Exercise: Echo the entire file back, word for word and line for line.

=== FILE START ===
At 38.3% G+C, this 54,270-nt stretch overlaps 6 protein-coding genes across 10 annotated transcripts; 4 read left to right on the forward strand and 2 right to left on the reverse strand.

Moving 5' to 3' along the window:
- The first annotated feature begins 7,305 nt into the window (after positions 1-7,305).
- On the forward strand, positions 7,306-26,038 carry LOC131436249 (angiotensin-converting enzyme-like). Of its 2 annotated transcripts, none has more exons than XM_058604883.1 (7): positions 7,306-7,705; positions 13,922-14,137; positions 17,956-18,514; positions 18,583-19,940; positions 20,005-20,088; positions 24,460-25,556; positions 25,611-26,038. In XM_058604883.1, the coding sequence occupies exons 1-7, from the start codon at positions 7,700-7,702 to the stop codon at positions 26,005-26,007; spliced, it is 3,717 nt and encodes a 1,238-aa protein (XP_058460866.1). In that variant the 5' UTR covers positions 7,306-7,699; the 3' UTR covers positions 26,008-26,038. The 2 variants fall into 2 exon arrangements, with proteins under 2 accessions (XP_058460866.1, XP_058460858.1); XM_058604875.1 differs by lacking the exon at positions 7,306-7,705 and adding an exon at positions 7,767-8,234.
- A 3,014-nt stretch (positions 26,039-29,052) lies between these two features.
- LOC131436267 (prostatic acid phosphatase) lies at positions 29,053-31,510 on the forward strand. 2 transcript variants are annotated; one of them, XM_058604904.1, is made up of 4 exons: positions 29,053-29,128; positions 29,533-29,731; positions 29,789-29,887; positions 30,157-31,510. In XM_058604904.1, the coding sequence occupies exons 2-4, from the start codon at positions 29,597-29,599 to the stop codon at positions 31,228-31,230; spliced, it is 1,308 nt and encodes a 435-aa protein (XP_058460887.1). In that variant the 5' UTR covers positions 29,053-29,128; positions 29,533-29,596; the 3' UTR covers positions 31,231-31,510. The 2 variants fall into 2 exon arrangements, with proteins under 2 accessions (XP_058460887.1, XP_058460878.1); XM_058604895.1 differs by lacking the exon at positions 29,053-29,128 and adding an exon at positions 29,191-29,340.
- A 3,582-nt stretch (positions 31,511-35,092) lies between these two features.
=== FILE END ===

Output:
At 38.3% G+C, this 54,270-nt stretch overlaps 6 protein-coding genes across 10 annotated transcripts; 4 read left to right on the forward strand and 2 right to left on the reverse strand.

Moving 5' to 3' along the window:
- The first annotated feature begins 7,305 nt into the window (after positions 1-7,305).
- On the forward strand, positions 7,306-26,038 carry LOC131436249 (angiotensin-converting enzyme-like). Of its 2 annotated transcripts, none has more exons than XM_058604883.1 (7): positions 7,306-7,705; positions 13,922-14,137; positions 17,956-18,514; positions 18,583-19,940; positions 20,005-20,088; positions 24,460-25,556; positions 25,611-26,038. In XM_058604883.1, the coding sequence occupies exons 1-7, from the start codon at positions 7,700-7,702 to the stop codon at positions 26,005-26,007; spliced, it is 3,717 nt and encodes a 1,238-aa protein (XP_058460866.1). In that variant the 5' UTR covers positions 7,306-7,699; the 3' UTR covers positions 26,008-26,038. The 2 variants fall into 2 exon arrangements, with proteins under 2 accessions (XP_058460866.1, XP_058460858.1); XM_058604875.1 differs by lacking the exon at positions 7,306-7,705 and adding an exon at positions 7,767-8,234.
- A 3,014-nt stretch (positions 26,039-29,052) lies between these two features.
- LOC131436267 (prostatic acid phosphatase) lies at positions 29,053-31,510 on the forward strand. 2 transcript variants are annotated; one of them, XM_058604904.1, is made up of 4 exons: positions 29,053-29,128; positions 29,533-29,731; positions 29,789-29,887; positions 30,157-31,510. In XM_058604904.1, the coding sequence occupies exons 2-4, from the start codon at positions 29,597-29,599 to the stop codon at positions 31,228-31,230; spliced, it is 1,308 nt and encodes a 435-aa protein (XP_058460887.1). In that variant the 5' UTR covers positions 29,053-29,128; positions 29,533-29,596; the 3' UTR covers positions 31,231-31,510. The 2 variants fall into 2 exon arrangements, with proteins under 2 accessions (XP_058460887.1, XP_058460878.1); XM_058604895.1 differs by lacking the exon at positions 29,053-29,128 and adding an exon at positions 29,191-29,340.
- A 3,582-nt stretch (positions 31,511-35,092) lies between these two features.